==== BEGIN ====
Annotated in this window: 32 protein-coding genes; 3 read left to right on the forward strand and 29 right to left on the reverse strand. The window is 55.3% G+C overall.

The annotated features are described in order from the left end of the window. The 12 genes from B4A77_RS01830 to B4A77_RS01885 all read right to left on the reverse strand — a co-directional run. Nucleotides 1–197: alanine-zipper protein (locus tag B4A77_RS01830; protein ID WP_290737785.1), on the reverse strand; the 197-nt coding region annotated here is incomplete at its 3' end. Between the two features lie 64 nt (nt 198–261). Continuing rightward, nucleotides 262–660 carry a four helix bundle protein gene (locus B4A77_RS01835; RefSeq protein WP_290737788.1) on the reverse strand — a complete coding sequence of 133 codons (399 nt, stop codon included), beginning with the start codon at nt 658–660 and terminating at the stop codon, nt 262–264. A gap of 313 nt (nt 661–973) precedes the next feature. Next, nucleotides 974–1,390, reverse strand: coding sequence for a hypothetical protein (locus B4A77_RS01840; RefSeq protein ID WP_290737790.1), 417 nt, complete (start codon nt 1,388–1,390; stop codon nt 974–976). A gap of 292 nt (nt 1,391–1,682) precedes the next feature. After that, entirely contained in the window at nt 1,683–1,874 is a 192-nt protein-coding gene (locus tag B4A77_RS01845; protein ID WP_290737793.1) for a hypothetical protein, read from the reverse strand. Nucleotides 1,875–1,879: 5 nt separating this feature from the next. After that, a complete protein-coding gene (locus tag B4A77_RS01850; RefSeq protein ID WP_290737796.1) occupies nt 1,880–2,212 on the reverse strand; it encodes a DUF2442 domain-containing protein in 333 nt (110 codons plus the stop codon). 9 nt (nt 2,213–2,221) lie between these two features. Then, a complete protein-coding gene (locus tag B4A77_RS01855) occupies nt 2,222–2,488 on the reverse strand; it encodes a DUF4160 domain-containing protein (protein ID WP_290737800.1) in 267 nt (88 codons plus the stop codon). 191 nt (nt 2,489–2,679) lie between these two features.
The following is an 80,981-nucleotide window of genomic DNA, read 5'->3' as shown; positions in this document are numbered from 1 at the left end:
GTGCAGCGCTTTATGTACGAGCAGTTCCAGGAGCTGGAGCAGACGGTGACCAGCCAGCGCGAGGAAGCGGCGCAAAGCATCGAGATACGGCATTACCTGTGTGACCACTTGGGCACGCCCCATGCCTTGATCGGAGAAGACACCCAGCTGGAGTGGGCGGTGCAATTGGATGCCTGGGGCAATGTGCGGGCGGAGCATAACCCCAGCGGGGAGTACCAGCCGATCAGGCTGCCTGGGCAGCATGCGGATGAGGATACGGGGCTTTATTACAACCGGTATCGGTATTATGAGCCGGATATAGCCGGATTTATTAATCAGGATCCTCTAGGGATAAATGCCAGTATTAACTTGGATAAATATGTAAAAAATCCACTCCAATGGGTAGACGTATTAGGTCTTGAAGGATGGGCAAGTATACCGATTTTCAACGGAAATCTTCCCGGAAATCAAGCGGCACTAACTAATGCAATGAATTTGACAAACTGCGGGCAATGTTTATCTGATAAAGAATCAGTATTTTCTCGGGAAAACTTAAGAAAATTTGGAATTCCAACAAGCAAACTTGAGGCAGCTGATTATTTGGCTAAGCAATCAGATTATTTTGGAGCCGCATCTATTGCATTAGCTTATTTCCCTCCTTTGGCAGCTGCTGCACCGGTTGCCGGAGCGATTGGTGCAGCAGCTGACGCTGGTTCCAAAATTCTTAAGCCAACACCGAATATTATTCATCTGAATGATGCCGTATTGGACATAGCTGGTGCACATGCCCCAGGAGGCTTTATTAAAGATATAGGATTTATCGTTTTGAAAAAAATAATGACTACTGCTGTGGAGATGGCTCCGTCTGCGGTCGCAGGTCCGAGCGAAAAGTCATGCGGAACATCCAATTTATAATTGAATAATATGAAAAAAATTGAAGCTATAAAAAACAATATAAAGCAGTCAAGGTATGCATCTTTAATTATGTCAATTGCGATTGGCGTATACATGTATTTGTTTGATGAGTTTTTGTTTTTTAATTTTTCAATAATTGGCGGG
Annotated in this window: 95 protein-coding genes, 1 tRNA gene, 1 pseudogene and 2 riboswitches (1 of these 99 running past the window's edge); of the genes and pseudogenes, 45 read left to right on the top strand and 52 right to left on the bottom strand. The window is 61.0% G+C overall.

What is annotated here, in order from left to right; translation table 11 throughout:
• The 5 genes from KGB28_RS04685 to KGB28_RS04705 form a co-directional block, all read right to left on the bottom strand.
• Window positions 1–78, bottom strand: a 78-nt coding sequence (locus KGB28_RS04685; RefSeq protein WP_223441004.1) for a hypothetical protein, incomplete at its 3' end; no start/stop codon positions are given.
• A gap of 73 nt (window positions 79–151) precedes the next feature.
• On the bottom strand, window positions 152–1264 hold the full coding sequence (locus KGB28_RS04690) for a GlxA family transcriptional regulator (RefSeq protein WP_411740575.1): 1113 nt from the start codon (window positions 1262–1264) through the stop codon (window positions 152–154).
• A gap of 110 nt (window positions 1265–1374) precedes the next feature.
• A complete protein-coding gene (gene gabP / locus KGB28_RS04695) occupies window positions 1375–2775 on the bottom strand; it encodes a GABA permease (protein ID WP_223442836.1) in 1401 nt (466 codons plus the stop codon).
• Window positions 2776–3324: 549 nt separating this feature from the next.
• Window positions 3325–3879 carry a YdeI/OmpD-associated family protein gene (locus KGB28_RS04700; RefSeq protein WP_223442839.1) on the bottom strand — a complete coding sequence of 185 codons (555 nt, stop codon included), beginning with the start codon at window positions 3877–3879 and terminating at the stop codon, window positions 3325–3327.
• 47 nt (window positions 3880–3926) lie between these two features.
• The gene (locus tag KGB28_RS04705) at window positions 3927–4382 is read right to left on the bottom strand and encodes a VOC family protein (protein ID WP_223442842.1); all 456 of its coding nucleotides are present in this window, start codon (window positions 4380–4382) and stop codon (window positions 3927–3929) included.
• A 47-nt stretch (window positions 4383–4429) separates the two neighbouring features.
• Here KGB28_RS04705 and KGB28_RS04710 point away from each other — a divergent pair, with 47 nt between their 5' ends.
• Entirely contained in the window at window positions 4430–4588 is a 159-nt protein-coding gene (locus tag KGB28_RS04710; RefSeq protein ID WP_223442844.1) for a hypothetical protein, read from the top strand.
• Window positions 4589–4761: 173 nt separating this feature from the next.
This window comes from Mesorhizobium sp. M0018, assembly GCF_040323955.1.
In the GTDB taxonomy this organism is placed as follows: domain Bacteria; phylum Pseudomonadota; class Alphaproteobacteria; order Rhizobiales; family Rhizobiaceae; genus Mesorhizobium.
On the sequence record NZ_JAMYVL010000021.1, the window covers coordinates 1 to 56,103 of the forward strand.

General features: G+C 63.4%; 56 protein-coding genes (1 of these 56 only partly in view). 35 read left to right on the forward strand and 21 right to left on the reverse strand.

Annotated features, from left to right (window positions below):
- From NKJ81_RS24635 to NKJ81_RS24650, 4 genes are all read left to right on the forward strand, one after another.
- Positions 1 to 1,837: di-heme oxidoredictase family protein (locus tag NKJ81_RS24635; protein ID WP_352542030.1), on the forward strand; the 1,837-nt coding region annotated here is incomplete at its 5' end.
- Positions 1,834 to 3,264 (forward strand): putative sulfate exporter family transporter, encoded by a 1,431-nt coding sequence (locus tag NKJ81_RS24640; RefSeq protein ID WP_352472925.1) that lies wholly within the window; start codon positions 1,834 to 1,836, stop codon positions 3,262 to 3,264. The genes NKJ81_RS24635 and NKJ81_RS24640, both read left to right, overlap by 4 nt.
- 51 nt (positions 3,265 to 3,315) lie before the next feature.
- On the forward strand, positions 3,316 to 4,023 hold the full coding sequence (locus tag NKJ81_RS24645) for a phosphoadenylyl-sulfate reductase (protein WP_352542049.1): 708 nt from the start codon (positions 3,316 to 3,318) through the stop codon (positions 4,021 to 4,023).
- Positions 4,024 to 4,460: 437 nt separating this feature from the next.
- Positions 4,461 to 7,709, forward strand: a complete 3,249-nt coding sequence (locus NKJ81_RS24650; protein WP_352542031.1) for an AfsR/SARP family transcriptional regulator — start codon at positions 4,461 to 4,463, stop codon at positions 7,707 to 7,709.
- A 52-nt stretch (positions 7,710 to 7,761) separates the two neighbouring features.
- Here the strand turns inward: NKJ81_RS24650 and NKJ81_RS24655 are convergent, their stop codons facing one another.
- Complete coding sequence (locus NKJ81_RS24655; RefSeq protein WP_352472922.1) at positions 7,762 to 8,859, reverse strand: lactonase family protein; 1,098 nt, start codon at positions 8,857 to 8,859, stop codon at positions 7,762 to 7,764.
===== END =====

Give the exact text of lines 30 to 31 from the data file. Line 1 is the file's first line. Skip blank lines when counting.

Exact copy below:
- On the forward strand, positions 3,316 to 4,023 hold the full coding sequence (locus tag NKJ81_RS24645) for a phosphoadenylyl-sulfate reductase (protein WP_352542049.1): 708 nt from the start codon (positions 3,316 to 3,318) through the stop codon (positions 4,021 to 4,023).
- Positions 4,024 to 4,460: 437 nt separating this feature from the next.